From: Jay Whitney
Menlo Park, Calif.
The front-page article headlined, "Urinalysis deal hurts prosecutors," by Deidre McCabe in your Nov. 6 (The Howard County Sun) editionrequires a response. I am the president of PharmChem Laboratories, the California laboratory referred to in the article, that provides drug-testing services for the Maryland Division of Parole and Probation. Coincidentally, until 1987, I was a resident of Howard County for more than 18 years.
PharmChem is one of the largest drug-testing laboratories in the country. We test more than 2 million specimens eachyear for clients located throughout the United States.
An essential part of PharmChem's service for our parole and probation clients is to provide technical support for these attorneys and probation officers when a positive test result is challenged. We provide this support through telephone consultations, sworn declarations or affidavits,litigation packages and expert witness testimony.
We deal with thousands of such cases each year at hundreds of different locations throughout the United States. In none of these cases has our out-of-state location interfered with our ability to provide whatever support is needed to sustain a test result. Our prompt technical support is one of the reasons we have never had one of our test results overturnedin such a case.
Clearly, there has been a serious breakdown in communications with the prosecutors quoted in the article, who said they dropped charges because of the difficulty in getting PharmChem to appear as an expert witness.
PharmChem has provided expert witness testimony more than 200 times this year at locations throughout the United States, in most cases on much shorter notice than mentioned in the article.
Our contract with the Maryland Division of Parole andProbation requires us to provide such expert witness testimony whenever it is needed and to pay all travel costs so that our location is not a factor in deciding whether to issue a subpoena for such testimony. Had we been requested to appear in the case cited in the article,we would have done so.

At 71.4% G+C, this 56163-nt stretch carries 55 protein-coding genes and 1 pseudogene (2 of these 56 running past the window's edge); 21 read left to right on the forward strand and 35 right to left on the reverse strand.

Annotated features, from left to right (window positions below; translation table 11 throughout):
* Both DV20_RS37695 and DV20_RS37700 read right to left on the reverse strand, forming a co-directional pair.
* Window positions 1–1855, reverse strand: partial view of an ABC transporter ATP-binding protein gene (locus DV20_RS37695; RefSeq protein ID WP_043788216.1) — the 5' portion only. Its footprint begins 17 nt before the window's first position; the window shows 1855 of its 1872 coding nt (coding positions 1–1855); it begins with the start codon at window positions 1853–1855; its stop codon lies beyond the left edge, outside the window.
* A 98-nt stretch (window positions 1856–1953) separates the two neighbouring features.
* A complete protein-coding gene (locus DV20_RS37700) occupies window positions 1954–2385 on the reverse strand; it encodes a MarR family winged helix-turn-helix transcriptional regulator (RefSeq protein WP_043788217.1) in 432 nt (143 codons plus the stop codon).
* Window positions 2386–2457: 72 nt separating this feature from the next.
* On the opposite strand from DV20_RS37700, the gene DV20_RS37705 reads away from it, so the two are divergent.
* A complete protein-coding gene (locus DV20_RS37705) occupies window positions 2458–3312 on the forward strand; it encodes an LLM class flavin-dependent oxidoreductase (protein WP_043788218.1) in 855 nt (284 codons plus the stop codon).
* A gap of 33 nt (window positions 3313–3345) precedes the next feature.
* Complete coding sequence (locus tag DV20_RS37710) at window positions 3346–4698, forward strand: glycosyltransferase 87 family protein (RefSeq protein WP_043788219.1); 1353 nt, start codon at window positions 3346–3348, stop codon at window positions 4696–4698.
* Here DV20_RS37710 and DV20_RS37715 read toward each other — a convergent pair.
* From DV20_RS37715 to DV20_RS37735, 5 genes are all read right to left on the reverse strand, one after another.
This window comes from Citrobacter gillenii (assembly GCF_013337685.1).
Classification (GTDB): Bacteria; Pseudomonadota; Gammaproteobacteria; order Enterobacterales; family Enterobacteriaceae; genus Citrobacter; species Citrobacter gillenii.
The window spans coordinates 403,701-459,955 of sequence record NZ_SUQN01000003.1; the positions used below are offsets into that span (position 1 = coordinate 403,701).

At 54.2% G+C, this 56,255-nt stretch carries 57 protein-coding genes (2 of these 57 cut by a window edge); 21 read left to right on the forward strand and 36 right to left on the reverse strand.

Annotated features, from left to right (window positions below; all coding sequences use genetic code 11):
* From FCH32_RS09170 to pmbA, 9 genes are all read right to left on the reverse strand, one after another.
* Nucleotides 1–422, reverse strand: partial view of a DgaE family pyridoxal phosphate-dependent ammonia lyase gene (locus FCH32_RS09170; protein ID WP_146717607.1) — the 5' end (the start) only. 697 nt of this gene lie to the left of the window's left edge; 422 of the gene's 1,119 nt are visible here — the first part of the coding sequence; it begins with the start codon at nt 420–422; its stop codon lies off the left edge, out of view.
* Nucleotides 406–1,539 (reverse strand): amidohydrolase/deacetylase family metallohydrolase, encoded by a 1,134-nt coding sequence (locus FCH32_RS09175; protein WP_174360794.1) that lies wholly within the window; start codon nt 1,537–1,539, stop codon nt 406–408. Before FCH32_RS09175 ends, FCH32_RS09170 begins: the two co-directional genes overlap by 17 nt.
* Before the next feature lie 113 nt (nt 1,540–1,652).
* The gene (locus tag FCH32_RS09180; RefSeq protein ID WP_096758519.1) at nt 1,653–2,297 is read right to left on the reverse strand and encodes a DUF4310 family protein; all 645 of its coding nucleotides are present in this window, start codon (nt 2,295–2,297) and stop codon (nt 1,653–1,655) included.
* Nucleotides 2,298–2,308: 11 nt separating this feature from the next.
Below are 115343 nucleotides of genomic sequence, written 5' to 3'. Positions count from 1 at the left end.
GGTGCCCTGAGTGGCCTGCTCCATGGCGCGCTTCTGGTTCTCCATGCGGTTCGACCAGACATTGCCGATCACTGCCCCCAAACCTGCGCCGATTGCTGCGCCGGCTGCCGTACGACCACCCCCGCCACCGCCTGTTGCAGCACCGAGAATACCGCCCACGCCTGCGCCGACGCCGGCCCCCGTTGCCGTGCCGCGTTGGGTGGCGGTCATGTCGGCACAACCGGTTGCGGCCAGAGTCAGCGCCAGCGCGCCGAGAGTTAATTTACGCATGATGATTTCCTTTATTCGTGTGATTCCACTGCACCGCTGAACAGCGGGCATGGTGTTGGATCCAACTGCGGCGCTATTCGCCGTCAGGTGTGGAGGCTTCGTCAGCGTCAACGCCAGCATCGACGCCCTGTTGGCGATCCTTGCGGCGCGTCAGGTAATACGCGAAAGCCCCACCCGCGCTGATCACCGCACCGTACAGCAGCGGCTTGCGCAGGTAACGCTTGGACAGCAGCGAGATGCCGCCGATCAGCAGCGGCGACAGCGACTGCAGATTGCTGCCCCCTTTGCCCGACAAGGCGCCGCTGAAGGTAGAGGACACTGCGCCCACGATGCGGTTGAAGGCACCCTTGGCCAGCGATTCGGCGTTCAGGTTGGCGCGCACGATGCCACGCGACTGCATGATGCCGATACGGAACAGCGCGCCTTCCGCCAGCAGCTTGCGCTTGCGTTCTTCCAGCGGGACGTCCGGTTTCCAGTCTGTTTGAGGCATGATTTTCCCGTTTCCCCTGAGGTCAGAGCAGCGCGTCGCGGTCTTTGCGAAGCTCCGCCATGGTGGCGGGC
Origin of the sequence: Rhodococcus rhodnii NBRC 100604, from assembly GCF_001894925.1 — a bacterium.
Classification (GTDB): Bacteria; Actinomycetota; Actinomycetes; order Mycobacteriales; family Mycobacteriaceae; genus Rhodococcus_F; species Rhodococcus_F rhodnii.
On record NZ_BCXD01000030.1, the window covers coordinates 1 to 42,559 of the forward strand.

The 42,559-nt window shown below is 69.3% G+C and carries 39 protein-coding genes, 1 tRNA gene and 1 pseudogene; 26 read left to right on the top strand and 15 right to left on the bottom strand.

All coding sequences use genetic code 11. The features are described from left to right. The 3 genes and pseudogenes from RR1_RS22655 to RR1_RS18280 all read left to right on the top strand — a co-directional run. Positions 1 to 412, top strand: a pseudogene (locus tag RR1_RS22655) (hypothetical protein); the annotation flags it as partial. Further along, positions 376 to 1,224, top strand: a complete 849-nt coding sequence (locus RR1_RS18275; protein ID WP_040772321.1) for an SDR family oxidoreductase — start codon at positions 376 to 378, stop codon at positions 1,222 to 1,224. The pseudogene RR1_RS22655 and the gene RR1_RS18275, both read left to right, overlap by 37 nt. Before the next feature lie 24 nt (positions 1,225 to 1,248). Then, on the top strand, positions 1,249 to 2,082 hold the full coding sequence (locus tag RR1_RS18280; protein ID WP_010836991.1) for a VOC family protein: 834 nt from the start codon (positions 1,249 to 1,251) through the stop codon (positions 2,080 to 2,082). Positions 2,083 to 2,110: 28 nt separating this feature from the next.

Although we have never been asked to appear in court for the Maryland Division of Parole and Probation, we haveprepared for them more than 100 signed affidavits this year.
Although not mentioned in the article, there is another question that theattorneys cited in the article may be asking. I know I would be asking it if I were still a Howard County resident. Why is Maryland sending its drug testing business out-of-state in these difficult economictimes?
PharmChem was awarded the contract to provide drug-testingservices for the Maryland Division of Parole and Probation not only because we have more experience than any other laboratory in conducting this type of testing and in providing the technical support neededto sustain challenged test results, but also because we offered these services at the lowest price.
In this time of record budget deficits, all states are best advised to find the most cost-effective suppliers for the services they need, even if these suppliers are located in other states. To do otherwise only increases the already heavy tax burdens on everyone.
(Jay Whitney is president of PharmChem Laboratories.)
CONVERT RAILS TO TRAILS
From: Morris Warren
Recently, a field trip at the Rails To Trails Convention was to walk the abandoned No. 9 trolley line from Ellicott City to Catonsville. There we saw an abandoned railroad right-of-way that still existsto downtown Baltimore.
Baltimore County owns the trolley line andthe owners of the railroad want to give it to Baltimore County and Baltimore City for use as a hiker/biker trail. No doubt these could beconnected to Columbia via trails and existing good road shoulders.
I suggest the walking and bicycle clubs in the Columbia-Ellicott City area get behind the conversion of these abandoned rights-of-way toa hiker/biker trail for a safe, quick route to downtown Baltimore. Pat McDougall of the Baltimore County Recreation Department, at 301 Washington Ave., Towson, Md. 21204, is heading up this project.
Oncein Baltimore, a hiker/biker could turn east and ride the proposed bike trail along the new light rail to BWI, then to Annapolis on the completed B&A Trail.
Or in Baltimore, they could turn north on the proposed light rail trail to Towson and ride the completed Northern Central Trail to York, Pa.
The abandoned No. 9 trolley line could beHoward County's access to Maryland's exciting rails to trails program, where abandoned railroads are converted to commuter and recreational trails.
(Morris Warren is president of the WB&A Recreational/Commuter Trail Association.)